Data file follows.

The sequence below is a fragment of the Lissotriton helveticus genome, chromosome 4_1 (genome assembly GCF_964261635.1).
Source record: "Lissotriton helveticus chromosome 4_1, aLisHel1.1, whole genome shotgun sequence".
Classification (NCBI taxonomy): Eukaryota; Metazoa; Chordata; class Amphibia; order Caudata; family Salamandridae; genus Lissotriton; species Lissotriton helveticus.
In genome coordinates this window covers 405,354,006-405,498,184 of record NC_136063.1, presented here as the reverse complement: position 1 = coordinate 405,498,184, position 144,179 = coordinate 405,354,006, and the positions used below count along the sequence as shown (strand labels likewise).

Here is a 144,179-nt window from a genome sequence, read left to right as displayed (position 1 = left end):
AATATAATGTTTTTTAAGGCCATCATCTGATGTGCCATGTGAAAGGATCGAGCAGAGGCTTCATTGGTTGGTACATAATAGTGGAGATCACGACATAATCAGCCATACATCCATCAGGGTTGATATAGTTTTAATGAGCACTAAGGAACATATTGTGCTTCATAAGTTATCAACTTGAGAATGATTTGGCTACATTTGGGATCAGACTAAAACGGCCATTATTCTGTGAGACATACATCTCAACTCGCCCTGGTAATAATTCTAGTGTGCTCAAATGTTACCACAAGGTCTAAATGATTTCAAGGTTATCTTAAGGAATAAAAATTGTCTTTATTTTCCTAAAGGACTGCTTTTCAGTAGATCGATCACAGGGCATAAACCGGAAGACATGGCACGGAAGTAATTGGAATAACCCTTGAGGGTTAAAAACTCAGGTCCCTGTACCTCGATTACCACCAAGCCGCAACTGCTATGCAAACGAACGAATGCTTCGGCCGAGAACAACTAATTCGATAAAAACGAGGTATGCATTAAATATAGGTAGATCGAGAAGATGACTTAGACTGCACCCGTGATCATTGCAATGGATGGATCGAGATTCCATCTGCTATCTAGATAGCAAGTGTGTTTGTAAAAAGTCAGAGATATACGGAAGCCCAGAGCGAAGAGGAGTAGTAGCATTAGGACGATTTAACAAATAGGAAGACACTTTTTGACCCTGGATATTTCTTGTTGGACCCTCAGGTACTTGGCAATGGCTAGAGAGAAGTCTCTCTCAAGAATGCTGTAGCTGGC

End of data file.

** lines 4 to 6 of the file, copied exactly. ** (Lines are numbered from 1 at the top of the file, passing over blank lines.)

In genome coordinates this window covers 405,354,006-405,498,184 of record NC_136063.1, presented here as the reverse complement: position 1 = coordinate 405,498,184, position 144,179 = coordinate 405,354,006, and the positions used below count along the sequence as shown (strand labels likewise).

Here is a 144,179-nt window from a genome sequence, read left to right as displayed (position 1 = left end):
AATATAATGTTTTTTAAGGCCATCATCTGATGTGCCATGTGAAAGGATCGAGCAGAGGCTTCATTGGTTGGTACATAATAGTGGAGATCACGACATAATCAGCCATACATCCATCAGGGTTGATATAGTTTTAATGAGCACTAAGGAACATATTGTGCTTCATAAGTTATCAACTTGAGAATGATTTGGCTACATTTGGGATCAGACTAAAACGGCCATTATTCTGTGAGACATACATCTCAACTCGCCCTGGTAATAATTCTAGTGTGCTCAAATGTTACCACAAGGTCTAAATGATTTCAAGGTTATCTTAAGGAATAAAAATTGTCTTTATTTTCCTAAAGGACTGCTTTTCAGTAGATCGATCACAGGGCATAAACCGGAAGACATGGCACGGAAGTAATTGGAATAACCCTTGAGGGTTAAAAACTCAGGTCCCTGTACCTCGATTACCACCAAGCCGCAACTGCTATGCAAACGAACGAATGCTTCGGCCGAGAACAACTAATTCGATAAAAACGAGGTATGCATTAAATATAGGTAGATCGAGAAGATGACTTAGACTGCACCCGTGATCATTGCAATGGATGGATCGAGATTCCATCTGCTATCTAGATAGCAAGTGTGTTTGTAAAAAGTCAGAGATATACGGAAGCCCAGAGCGAAGAGGAGTAGTAGCATTAGGACGATTTAACAAATAGGAAGACACTTTTTGACCCTGGATATTTCTTGTTGGACCCTCAGGTACTTGGCAATGGCTAGAGAGAAGTCTCTCTCAAGAATGCTGTAGCTGGC